I have totally been there. So have my friends. Whereas I have a king size bed and the ability (or love) of sleeping with my babies my friend is unable to sleep with hers. She is like you – constantly checking on him, petrified of rolling onto him or some other bed sharing catastrophe.

    I have no advice, only an understanding hug an “I have been there” glace of support.

  3. Ain’t that the truth!

    You are such a great writer, Heather. You capture feelings so well. I remember nights like this and I certainly don’t miss them!

  4. I love this post. Bella and I have slept on the couch since she was born. It is just easier for me to prop up and nurse her, but we have outgrown it. Our toddler has made his way into the bed with Dad and like you, our queen size bed seems to grow smaller. I’ve thought about moving Bella’s crib into our room and trying that, but she has to feel me against her to sleep. I think she’s teething, so that makes it worse. Hubs and I have joked that we need one room dedicated to a gigantic bed so the entire family can pile in and sleep through the night. And so I won’t be perched on the edge of the bed- totally know that feeling!

    • a giant mattress on the floor sounds wonderful! I wonder if it will be a new wave in home decor 😉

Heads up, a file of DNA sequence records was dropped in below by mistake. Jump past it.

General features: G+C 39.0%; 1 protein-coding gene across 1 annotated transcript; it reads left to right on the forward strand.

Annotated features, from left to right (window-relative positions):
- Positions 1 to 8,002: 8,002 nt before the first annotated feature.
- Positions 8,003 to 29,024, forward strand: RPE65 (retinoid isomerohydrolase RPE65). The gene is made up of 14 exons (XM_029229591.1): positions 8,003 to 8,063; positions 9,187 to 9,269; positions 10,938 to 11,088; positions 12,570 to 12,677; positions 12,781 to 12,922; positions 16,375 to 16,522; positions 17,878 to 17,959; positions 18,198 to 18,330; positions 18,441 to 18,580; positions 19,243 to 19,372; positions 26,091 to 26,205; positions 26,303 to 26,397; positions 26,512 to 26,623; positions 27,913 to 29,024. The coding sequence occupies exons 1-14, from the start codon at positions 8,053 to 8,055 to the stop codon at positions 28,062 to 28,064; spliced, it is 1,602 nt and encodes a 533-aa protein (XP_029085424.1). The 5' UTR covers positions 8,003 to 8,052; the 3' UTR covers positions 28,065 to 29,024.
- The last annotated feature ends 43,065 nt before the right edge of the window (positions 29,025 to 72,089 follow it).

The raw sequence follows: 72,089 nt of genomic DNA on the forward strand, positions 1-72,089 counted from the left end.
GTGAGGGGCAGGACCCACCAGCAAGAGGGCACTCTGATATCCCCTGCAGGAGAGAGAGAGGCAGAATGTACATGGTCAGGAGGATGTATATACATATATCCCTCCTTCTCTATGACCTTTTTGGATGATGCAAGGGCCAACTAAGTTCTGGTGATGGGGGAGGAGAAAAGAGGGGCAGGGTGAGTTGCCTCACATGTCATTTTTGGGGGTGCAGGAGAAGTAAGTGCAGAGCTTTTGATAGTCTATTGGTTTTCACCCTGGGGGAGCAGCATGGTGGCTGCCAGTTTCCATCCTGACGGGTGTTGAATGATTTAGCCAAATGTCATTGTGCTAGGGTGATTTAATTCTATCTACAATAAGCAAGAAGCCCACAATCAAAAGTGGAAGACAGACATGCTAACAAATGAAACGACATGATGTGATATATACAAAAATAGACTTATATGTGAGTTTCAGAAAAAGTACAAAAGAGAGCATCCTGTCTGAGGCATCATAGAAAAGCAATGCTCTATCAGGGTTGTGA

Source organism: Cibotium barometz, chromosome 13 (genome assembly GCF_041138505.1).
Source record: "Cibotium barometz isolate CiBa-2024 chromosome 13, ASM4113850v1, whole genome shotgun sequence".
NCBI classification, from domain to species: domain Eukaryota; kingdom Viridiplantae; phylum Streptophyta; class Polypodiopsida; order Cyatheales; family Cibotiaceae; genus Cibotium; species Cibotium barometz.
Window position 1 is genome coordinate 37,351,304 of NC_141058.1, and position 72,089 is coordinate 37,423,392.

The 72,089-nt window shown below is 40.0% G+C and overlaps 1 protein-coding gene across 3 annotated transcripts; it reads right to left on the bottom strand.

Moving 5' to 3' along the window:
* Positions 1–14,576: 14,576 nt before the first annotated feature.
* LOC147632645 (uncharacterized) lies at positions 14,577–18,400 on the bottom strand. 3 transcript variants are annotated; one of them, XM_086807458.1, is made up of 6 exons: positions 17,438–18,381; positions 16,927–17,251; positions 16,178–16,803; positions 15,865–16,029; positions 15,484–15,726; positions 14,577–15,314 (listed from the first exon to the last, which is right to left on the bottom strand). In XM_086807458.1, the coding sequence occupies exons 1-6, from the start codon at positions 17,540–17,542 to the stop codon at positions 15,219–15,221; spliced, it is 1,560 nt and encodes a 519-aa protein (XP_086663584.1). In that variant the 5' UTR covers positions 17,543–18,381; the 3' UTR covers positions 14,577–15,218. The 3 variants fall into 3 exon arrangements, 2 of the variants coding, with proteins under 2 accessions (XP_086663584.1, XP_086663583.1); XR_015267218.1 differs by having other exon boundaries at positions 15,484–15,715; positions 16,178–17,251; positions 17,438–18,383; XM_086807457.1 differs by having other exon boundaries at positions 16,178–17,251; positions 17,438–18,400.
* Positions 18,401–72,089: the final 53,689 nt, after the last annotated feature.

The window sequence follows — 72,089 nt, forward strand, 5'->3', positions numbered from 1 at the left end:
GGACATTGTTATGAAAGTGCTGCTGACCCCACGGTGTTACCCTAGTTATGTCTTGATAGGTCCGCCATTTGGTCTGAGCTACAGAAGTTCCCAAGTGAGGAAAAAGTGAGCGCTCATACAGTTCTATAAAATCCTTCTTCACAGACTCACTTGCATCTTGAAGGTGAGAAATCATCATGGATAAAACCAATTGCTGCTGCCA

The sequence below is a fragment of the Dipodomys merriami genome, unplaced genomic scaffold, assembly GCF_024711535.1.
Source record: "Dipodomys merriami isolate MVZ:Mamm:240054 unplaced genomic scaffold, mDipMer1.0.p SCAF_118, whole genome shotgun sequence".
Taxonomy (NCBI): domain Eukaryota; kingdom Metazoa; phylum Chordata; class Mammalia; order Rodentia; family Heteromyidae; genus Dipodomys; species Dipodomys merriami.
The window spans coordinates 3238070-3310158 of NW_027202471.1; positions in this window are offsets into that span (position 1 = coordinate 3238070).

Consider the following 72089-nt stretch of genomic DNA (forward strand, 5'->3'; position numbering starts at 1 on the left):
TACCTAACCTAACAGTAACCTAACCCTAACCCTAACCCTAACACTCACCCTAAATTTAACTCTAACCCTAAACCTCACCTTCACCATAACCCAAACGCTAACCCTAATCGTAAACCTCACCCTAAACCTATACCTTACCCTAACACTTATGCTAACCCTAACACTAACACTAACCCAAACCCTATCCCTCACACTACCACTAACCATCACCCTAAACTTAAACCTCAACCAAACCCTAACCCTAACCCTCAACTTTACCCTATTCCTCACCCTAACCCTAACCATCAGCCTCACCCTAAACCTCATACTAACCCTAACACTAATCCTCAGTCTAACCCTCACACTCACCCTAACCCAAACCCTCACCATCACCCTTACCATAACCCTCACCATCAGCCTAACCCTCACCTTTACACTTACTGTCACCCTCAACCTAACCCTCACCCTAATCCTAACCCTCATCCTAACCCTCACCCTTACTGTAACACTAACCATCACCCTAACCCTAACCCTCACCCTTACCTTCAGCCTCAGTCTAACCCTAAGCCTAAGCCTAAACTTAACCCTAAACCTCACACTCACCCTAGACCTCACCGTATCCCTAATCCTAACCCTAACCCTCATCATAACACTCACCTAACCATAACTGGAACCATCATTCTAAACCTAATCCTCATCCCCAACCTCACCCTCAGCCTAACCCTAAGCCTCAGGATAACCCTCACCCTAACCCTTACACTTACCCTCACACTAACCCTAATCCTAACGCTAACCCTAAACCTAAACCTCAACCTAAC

5. Beautifully written indeed.

    Okay, the first thing i will tell you is this: 9-10 mths is actually one of the hardest sleeping stages. Mobility plays a huge role in these months and your loved ones just have a hard time settling.

    That aside, it does not mean that they cannot sleep through the night. (and you too! )

    Some of it is a fine balance between day sleep– too much can shave precious hours off their night, whilst staying up for too much in the day can lead to being overtired (leading to bubs who can’t settle and rest properly).

    You *may* be doing some things that he has come to rely on (like the hand on back) and whatever, that happens. What you need to ask yourself is, can i live with it? If you can live with getting up to do it (and i think you cannot as you’ve written about the desire for them to STTN), then there is absolutely nothing wrong with it at all. If it is something you desire to change, then i can definitely offer up some suggestions via email.